ESE-LASER-U500 based on the principle of tunable semiconductor laser absorption spectroscopy (TDLAS), laser gas analyzer scans and analyzes the gas absorption lines of specific wavelength, and realizes the gas concentration measurement by combining the digital lock-in amplifier and the advanced technology of long optical path. laser gas analyzer can realize high resolution, high precision, stable and reliable measurement of trace gases, and meet the requirements of process analysis and environmental monitoring
☑ ppb ultra high sensitivity Spectrum single line scanning, precise lock test wavelength
☑ Automatic compensation of atmospheric temperature, pressure and humidity
|Warm up time||30mins||Digital output||RS232/485||Analog output|
|Relay output||Load capacity: AC/DC 24V/1A; concentration overrun alarm, transmittance and laser temperature abnormal alarm (customized)|
|Optical path||Above 30 meters||Gas temperature||<=60℃||Gas Pressure|
|Sampling flow rate||1L/min||Environmental temp||-10~55℃||Environmental pressure|
A trace gas analyzer is a specialized instrument used to detect and measure the concentration of trace gases in a gas sample. Trace gases refer to gases that exist in very low concentrations, typically in parts per billion (ppb) or parts per trillion (ppt) levels, within a gas mixture.
Trace gas analyzers find applications in various fields, including environmental monitoring, atmospheric research, industrial emissions control, medical diagnostics, and process monitoring. They can detect and quantify a wide range of trace gases, including greenhouse gases, volatile organic compounds (VOCs), atmospheric pollutants, and trace impurities in industrial gases.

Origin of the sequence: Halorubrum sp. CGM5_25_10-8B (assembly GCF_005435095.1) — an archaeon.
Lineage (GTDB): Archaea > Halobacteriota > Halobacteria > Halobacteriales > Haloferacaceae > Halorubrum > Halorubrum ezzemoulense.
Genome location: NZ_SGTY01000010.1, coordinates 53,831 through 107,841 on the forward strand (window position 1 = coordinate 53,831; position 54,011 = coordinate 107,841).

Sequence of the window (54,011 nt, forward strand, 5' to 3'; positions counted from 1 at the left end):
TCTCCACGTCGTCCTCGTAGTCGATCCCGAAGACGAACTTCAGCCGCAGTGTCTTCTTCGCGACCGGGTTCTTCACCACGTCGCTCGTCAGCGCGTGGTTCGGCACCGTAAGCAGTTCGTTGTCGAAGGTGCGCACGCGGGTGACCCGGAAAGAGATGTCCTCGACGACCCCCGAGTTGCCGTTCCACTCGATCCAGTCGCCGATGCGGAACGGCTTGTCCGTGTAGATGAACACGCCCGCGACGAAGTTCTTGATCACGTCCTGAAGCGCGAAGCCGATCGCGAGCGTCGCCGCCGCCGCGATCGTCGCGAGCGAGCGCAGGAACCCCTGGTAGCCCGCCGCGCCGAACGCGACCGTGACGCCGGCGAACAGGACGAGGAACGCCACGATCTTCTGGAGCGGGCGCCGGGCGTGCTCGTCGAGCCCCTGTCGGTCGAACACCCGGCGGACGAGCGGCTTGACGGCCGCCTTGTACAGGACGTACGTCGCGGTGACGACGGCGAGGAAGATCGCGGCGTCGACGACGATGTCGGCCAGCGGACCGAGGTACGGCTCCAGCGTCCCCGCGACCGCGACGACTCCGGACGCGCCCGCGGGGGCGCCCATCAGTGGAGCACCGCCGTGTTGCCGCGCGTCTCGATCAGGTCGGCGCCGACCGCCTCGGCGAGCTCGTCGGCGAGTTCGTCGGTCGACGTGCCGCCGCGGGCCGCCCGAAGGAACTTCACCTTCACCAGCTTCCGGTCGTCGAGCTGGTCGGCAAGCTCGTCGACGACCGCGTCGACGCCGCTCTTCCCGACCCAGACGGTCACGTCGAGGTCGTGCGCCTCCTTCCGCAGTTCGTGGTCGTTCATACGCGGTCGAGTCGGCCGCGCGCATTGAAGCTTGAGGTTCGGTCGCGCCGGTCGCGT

The choice of a trace gas analyzer depends on factors such as the target trace gas, required detection limits, measurement range, sample handling requirements, and application-specific needs. It is important to select an analyzer that provides the necessary sensitivity, accuracy, and reliability for the specific trace gas analysis requirements.
Measuring carbon dioxide (CO2) is important for understanding the role it plays in the environment and its effect on climate change. CO2 is a major component of Earth’s atmosphere, and it traps heat like a blanket, causing global temperatures to rise. Too m uch CO2 can lead to drastic changes in our weather patterns and ecosystems, so monitoring its levels is essential for predicting future climate conditions. Additionally, measuring CO2 can help us better understand our impact on the environment and make informed decisions about how to reduce emissions and slow down down down down down global warming. By analyzing CO2 data over time, we can develop strategies to mitigate the effects of climate change and ensure a sustainable future.
Before industrialization, the global average annual atmospheric carbon dioxide concentration was 278ppm (1ppm is one part per million). In 2012, the global annual average atmospheric carbon dioxide concentration was 393.1ppm. By April 2014 , the monthly average carbon dioxide concentration in the northern hemisphere atmosphere exceeded 400ppm for the first time. . 2. Global climate warming, the continuous aggravation of the atmospheric greenhouse effect leads to global climate warming, resulting in a series of global climate problems that cannot be predicted by today’s science. According to the International Climate Change Economics Report, if human beings maintain the current way of life, by 2100, there will be a 50% chance that the global average temperature will rise by 4°C.
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